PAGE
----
The lack of supply comes as vaccine eligibility in California expands to everyone aged 16 and over starting Thursday.
But while the decline in the county-controlled supply is concerning, there are still expected to be about a half-million available doses in the county, thanks to other non-county or city providers who receive direct allocations from the state and federal governments.
"Taken together, we estimate that well over 500,000 doses of vaccine will be allocated to vaccination sites across the county next week," said Dr. Paul Simon, chief science officer for the county Department of Public Health.
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The county's allocation of vaccine for next week is expected to total 323,470, Simon said. That's a roughly 74,000-dose drop from this week, with the reduction due to a major drop in availability of the Johnson & Johnson single-dose vaccine. The county received about 97,000 doses of that vaccine this week, but will only receive about 20,000 next week.
Simon said the county's allocations of Pfizer and Moderna vaccines will both increase, but not enough to make up for the Johnson & Johnson dropoff.
Only about 785,000 doses of the Johnson & Johnson vaccine are expected nationwide compared to 5 million this week. There was a problem with a plant in Baltimore that had issues manufacturing the vaccine.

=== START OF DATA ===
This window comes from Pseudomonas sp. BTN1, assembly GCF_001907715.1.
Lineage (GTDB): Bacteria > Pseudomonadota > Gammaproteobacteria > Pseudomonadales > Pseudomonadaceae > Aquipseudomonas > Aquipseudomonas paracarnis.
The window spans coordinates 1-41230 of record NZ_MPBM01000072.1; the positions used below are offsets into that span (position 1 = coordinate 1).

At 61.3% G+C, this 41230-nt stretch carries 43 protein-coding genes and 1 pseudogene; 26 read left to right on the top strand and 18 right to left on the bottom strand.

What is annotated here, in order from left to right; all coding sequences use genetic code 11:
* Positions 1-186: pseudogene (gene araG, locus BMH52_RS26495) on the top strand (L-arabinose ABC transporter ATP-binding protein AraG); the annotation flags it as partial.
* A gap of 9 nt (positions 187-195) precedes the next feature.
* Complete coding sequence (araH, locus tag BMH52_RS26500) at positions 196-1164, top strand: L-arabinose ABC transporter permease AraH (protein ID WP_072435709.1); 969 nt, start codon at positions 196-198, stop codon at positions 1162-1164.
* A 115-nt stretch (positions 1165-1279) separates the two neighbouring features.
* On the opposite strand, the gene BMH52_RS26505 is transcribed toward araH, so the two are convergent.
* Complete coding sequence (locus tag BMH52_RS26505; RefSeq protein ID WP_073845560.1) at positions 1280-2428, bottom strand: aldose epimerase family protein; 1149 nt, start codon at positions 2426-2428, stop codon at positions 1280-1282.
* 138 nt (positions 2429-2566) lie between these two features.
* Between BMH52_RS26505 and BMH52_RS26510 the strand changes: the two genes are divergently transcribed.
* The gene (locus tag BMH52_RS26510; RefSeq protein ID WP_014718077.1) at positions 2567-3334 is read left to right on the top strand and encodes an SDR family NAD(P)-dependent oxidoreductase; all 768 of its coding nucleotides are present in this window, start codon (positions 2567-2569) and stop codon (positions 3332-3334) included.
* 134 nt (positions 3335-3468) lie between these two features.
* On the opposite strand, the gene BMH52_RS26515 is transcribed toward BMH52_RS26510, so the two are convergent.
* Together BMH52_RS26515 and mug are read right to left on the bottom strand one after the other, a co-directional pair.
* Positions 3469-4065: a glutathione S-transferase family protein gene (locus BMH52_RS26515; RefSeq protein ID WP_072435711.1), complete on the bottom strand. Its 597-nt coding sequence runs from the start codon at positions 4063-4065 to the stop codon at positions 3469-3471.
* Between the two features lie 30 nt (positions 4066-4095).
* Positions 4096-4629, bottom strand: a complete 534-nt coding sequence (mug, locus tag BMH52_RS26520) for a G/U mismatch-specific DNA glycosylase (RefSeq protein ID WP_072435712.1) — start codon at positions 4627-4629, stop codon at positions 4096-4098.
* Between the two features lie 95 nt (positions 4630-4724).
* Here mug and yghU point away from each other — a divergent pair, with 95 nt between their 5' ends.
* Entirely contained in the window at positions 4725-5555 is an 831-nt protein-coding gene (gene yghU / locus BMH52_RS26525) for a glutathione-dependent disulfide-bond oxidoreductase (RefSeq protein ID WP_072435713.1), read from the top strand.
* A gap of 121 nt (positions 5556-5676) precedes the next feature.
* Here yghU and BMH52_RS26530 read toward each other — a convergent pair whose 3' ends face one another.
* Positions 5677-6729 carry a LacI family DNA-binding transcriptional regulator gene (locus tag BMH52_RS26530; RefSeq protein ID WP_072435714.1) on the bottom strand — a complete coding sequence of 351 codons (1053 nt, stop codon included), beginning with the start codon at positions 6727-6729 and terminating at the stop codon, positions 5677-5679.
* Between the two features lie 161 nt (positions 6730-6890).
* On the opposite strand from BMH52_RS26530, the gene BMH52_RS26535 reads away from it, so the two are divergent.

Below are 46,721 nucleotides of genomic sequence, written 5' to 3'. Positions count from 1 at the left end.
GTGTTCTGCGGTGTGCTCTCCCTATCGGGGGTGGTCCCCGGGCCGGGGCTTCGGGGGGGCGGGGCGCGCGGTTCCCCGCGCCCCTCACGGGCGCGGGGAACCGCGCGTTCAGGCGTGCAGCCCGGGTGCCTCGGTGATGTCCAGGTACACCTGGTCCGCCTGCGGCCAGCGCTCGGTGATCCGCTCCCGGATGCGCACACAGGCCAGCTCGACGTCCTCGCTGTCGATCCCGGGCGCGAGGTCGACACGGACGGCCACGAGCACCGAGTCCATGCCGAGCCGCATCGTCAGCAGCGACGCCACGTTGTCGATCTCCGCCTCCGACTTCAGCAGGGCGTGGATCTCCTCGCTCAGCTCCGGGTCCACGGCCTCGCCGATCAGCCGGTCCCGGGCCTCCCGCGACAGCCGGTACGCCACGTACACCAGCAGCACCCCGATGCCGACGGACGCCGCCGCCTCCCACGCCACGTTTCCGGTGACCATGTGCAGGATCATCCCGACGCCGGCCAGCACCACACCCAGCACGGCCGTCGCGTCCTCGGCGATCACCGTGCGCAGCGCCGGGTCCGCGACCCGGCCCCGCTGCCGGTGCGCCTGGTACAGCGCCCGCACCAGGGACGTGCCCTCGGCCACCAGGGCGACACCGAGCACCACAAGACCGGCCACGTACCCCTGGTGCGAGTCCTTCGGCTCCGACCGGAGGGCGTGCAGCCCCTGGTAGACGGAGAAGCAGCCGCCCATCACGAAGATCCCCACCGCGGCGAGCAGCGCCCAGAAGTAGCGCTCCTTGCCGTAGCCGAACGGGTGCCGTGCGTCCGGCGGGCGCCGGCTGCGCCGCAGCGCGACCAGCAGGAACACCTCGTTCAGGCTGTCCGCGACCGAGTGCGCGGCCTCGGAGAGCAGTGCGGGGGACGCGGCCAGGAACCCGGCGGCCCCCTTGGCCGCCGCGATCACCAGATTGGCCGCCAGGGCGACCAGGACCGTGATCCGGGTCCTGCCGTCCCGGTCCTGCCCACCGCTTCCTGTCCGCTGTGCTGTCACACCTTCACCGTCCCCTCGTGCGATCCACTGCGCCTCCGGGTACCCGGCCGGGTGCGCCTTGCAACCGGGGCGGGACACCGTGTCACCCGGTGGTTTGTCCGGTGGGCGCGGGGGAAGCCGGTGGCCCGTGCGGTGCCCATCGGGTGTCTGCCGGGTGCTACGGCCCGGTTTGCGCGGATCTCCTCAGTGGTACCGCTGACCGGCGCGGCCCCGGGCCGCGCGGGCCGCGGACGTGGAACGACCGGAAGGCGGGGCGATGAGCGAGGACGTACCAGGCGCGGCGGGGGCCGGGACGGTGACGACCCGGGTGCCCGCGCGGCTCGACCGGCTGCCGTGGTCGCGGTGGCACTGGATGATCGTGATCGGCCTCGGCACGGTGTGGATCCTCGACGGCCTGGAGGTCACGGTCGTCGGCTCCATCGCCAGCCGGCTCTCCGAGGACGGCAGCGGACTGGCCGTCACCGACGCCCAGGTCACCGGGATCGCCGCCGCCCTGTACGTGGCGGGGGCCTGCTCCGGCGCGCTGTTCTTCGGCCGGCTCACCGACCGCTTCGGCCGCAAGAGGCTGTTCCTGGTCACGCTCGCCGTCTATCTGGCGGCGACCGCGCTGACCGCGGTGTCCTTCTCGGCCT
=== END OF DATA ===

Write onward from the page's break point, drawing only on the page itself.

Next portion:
"This is a national phenomenon. We felt the effects here clearly next week. We really sort of live week to week with what we know about the allocations," Simon said. "We have not really gotten a longer time horizon."
As vaccination numbers continue to rise across Southern California, there remains a disparity in who is getting a shot. In L.A. County, more than 40% of Asian residents have gotten at least one dose. It's more than 37% for white residents, but for the Black and Hispanic population, it's down at 22.7%.
Meanwhile, churches are becoming part of the strategy to vaccinate L.A. County communities. St Patrick's Church in South L.A. is reaching out to the area, which has been one of the hardest hit during the pandemic with nearly 70,000 positive cases and more than 1,000 deaths.
The church is a congregation of about 3,000 families. It has been part of the community since the 1920s and church officials say it is very important for those families to have access to vaccinations.
"This has been weeks in the making. We are very, very excited to have people here," said Sandra Olmedo of St. Patrick's Church. "We thought it was really important to bring the vaccines to the community instead of sending the community out to the vaccines."
Friday's vaccination clinic at St. Patrick's Church and a personal protective equipment giveaway in downtown L.A. were held to help Black and brown communities hit hard by the pandemic.
With eligibility set to open up to everyone 16 and older next week, there is still not enough doses.
"We are quite concerned with this opening up of eligibility," Simon said. "Virtually now everybody 16 and older - that those with less resources, less ability to navigate these online appointment systems, will have more difficulty getting appointments and that could have the unfortunate consequence of worsening these disparities."
City News Service contributed to this report.